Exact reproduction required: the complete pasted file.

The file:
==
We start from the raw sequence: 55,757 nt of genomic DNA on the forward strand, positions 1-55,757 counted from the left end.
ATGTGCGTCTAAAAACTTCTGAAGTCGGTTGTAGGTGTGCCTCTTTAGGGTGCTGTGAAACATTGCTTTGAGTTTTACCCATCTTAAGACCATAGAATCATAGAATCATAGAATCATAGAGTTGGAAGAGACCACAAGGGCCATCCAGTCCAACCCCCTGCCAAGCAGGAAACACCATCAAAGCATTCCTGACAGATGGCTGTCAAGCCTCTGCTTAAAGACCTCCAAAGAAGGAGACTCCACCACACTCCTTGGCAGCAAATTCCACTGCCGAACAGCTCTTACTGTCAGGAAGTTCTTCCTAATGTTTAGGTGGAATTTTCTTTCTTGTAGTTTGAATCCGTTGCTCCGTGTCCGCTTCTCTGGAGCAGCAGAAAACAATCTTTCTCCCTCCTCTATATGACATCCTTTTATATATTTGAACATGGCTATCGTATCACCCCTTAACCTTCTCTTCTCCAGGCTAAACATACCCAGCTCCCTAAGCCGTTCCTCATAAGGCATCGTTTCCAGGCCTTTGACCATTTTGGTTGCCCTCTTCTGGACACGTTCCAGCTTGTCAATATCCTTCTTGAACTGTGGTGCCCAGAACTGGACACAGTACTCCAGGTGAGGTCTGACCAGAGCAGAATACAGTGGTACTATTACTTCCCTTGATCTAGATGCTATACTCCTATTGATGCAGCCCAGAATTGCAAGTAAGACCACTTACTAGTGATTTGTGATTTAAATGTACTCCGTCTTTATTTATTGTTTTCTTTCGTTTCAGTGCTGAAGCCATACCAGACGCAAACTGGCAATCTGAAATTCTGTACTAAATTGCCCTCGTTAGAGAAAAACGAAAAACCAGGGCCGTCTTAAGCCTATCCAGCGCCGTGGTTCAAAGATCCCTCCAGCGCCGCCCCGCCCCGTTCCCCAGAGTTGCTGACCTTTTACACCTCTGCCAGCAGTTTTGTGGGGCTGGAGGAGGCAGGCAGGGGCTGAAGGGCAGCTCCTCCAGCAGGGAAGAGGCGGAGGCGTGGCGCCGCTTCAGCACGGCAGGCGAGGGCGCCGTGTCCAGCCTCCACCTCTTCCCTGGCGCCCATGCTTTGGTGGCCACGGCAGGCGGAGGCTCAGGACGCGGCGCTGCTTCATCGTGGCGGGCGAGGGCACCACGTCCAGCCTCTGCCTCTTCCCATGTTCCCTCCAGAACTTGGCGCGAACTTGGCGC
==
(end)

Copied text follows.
We start from the raw sequence: 55,757 nt of genomic DNA on the forward strand, positions 1-55,757 counted from the left end.
ATGTGCGTCTAAAAACTTCTGAAGTCGGTTGTAGGTGTGCCTCTTTAGGGTGCTGTGAAACATTGCTTTGAGTTTTACCCATCTTAAGACCATAGAATCATAGAATCATAGAATCATAGAGTTGGAAGAGACCACAAGGGCCATCCAGTCCAACCCCCTGCCAAGCAGGAAACACCATCAAAGCATTCCTGACAGATGGCTGTCAAGCCTCTGCTTAAAGACCTCCAAAGAAGGAGACTCCACCACACTCCTTGGCAGCAAATTCCACTGCCGAACAGCTCTTACTGTCAGGAAGTTCTTCCTAATGTTTAGGTGGAATTTTCTTTCTTGTAGTTTGAATCCGTTGCTCCGTGTCCGCTTCTCTGGAGCAGCAGAAAACAATCTTTCTCCCTCCTCTATATGACATCCTTTTATATATTTGAACATGGCTATCGTATCACCCCTTAACCTTCTCTTCTCCAGGCTAAACATACCCAGCTCCCTAAGCCGTTCCTCATAAGGCATCGTTTCCAGGCCTTTGACCATTTTGGTTGCCCTCTTCTGGACACGTTCCAGCTTGTCAATATCCTTCTTGAACTGTGGTGCCCAGAACTGGACACAGTACTCCAGGTGAGGTCTGACCAGAGCAGAATACAGTGGTACTATTACTTCCCTTGATCTAGATGCTATACTCCTATTGATGCAGCCCAGAATTGCAAGTAAGACCACTTACTAGTGATTTGTGATTTAAATGTACTCCGTCTTTATTTATTGTTTTCTTTCGTTTCAGTGCTGAAGCCATACCAGACGCAAACTGGCAATCTGAAATTCTGTACTAAATTGCCCTCGTTAGAGAAAAACGAAAAACCAGGGCCGTCTTAAGCCTATCCAGCGCCGTGGTTCAAAGATCCCTCCAGCGCCGCCCCGCCCCGTTCCCCAGAGTTGCTGACCTTTTACACCTCTGCCAGCAGTTTTGTGGGGCTGGAGGAGGCAGGCAGGGGCTGAAGGGCAGCTCCTCCAGCAGGGAAGAGGCGGAGGCGTGGCGCCGCTTCAGCACGGCAGGCGAGGGCGCCGTGTCCAGCCTCCACCTCTTCCCTGGCGCCCATGCTTTGGTGGCCACGGCAGGCGGAGGCTCAGGACGCGGCGCTGCTTCATCGTGGCGGGCGAGGGCACCACGTCCAGCCTCTGCCTCTTCCCATGTTCCCTCCAGAACTTGGCGCGAACTTGGCGC